Lakeridge cracks the whip on school dances
Student behavior at Lakeridge High School prompted the administration to cancel the school's last on-site dance of the school year, which would have been held on March 16, following the talent show.
This closure does not include the prom, which is held off-site. The cancellation was announced last week through a Listserve of emails sent to Pacer homes.
Principal Mike Lehman said that the administrators have three areas that they are concerned about: Drug and alcohol use, dress code violations and inappropriate public displays of affection.
After the Valentine's Day dance on Feb. 10, Lehman met with the administrators and the faculty staff chaperones to get feedback.
'We were all in agreement that on site dances held at Lakeridge in the cafeteria are difficult to supervise effectively ...' he said.
The school usually has at least 12 parent volunteer chaperones stationed at the exits and six staff supervising the dance floor. But partly, due to the school's layout, students can access to their lockers. Students are restricted from other areas of the school.
'Students are able to come in through the front doors, go through all the checkpoints, and then later appear on the dance floor in some case with different outfits on or different clothing,' said Lehman.
The school's check-in at dances includes: Greeting the administration and paying the admission typically to parent volunteers, passing through hired security, who are trained to go through coats and bags much like the front security at a Portland Trail Blazer game or concert, and then passing by a posted Lake Oswego Police Department officer, who is there in case any behaviors appear suspicious.
'Police officers are equipped both with the technology and the training to do a more thorough check with the drug and alcohol involvement,' said Lehman.
Police Chief Don Johnson said that the local police department is stepping up its involvement at the high schools (see sidebar). Just recently, the Lakeridge school resource officer Det. Kevin Webb gave a presentation in health classes about how to stay safe and make good choices at school dances. He also went to the Lakeridge's recent Morp ('prom' spelled backwards) dance even though it was held at the Tiffany Center in Portland. He spent a lot of time riding the elevator up and down with the students, said Johnson.
Lehman said that he also has support from the parent community. Many comments are pouring in via email, said Lehman, who estimates that he has gotten a 20 to 1 positive response.
The Lakeridge Associated Student Body and Pacer Council have both met with Lehman and are being asked to contribute ideas about how to make prom safer for all students.
'It's time to take a closer look at what everyone can do to make it fun for everybody and safe for everybody,' said Lehman.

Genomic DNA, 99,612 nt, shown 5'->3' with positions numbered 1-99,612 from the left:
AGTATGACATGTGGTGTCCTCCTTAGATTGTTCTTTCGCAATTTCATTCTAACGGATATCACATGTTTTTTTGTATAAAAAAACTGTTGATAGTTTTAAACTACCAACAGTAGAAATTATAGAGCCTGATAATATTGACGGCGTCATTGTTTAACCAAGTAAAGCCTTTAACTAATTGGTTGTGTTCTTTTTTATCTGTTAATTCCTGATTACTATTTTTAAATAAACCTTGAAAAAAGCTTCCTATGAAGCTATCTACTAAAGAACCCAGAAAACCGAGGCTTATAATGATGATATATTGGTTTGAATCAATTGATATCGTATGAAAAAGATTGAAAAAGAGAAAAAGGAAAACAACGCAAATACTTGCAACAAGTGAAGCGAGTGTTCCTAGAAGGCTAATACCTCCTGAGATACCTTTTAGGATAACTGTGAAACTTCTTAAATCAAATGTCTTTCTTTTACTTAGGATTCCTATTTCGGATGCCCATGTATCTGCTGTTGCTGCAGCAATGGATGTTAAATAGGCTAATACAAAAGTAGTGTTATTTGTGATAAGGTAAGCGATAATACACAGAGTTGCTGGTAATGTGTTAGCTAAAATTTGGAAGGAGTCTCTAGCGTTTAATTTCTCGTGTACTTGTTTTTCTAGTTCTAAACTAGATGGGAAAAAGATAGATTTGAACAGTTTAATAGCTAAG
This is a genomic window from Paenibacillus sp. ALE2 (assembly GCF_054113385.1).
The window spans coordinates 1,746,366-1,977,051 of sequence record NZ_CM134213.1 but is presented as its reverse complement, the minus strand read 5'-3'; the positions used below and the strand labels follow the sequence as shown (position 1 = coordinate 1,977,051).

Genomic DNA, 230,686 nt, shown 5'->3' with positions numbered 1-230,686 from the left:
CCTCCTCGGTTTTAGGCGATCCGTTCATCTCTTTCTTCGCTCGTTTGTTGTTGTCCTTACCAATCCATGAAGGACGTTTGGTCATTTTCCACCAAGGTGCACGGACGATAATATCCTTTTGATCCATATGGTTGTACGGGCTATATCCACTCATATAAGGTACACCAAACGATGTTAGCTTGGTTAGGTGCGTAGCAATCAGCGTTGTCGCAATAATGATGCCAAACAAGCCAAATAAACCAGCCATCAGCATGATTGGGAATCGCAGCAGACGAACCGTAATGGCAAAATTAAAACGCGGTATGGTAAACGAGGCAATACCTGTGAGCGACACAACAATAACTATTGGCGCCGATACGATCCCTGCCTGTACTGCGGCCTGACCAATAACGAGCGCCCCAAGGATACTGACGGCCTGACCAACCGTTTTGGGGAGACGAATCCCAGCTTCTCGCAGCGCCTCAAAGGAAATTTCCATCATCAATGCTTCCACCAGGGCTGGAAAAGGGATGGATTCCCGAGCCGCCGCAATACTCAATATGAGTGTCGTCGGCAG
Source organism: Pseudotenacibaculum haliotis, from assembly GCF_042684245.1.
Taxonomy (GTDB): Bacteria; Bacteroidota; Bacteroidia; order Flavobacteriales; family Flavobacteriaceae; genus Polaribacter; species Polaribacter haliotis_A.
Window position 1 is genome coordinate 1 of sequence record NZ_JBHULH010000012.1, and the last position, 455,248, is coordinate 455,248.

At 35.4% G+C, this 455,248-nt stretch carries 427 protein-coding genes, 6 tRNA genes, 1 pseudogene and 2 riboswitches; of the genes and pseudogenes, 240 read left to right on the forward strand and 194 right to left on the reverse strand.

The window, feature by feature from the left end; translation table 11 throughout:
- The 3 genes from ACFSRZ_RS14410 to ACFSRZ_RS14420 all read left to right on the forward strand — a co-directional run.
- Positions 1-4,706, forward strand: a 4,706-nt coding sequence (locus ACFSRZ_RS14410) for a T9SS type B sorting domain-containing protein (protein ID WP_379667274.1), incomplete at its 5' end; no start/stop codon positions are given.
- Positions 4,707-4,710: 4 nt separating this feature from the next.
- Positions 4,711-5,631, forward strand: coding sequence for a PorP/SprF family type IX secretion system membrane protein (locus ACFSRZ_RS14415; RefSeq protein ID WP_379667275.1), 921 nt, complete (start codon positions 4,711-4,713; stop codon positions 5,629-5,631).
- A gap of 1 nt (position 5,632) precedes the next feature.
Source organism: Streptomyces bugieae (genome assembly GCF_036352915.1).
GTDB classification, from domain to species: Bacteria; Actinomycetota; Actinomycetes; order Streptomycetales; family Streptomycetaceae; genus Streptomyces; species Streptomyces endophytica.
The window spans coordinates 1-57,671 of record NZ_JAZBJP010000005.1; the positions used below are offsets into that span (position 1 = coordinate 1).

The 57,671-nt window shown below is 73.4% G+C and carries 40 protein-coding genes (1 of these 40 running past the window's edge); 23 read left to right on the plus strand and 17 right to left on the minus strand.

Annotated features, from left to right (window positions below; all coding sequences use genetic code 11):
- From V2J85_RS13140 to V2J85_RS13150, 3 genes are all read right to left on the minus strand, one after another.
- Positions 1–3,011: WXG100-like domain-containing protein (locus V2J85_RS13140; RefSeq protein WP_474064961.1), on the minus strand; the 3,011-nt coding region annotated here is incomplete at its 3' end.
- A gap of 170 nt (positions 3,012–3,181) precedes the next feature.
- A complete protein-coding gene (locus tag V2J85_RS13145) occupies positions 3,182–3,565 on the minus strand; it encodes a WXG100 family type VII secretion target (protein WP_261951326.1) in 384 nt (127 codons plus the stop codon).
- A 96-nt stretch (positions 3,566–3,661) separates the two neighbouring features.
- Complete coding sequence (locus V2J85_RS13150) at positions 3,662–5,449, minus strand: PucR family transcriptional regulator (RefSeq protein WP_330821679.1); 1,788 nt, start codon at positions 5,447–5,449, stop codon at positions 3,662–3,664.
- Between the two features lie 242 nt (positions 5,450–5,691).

A relationship between the Lake Oswego Police Department and Lake Oswego High School led to the quick arrest of two teenage boys, Grant Mackintosh and Sydney Heitman-Allen, both 16, in connection with the Feb. 6 vandalism of about 20 cars and graffiti on a home on Fifth Street and the Forest Hills Elementary School building.
Over the last half of a year the police department has had a school resource officer assigned part-time to each high school - Det. Jonathan Funkhauser at LOHS and Det. Kevin Webb at Lakeridge. Because of that relationship, when Lt. Doug Treat saw the tagging used in the vandalism spree, he thought to call the schools to see if the administrators might recognize the letters. He couldn't read all of the writing, but he could make out an S-I-D.
The school administrators did recognize the tagging and the police department sent out a detective to interview the boys immediately. They were able to resolve the case within five hours.
'One of the key initiatives that I would have is to build a strong connection with the schools, particularly the high schools,' said Lake Oswego Police Chief Don Johnson, who has been in his position for about seven months. 'If we take care of the kids ... we're going to have a better community.'
This is the first time in seven or eight years that an officer has been specifically assigned to the high schools, said Johnson. There has been an officer who does safety education, such as stranger danger, in the elementary schools, but the police department is trying to recultivate that type of relationship with the high schools.
Johnson said that the school resource officers are on campus at both schools almost every single day. That could simply mean becoming a familiar face to the students and getting to know them. The officers are also trying to build a two-way relationship with the principals so that, as in the vandalism incident, they can call the schools for help on a case just like the principals might call them for help with a particular issue.
Johnson said that there have been more students arrested, cited and expelled this year than in the past, but that might just be due to increased police presence on the campuses.
'We're just more aware of it and taking action now,' he said.
Johnson also plans on holding some parent nights to help educate about different issues, such as teen safety when participating on social networking sites like Facebook or Twitter.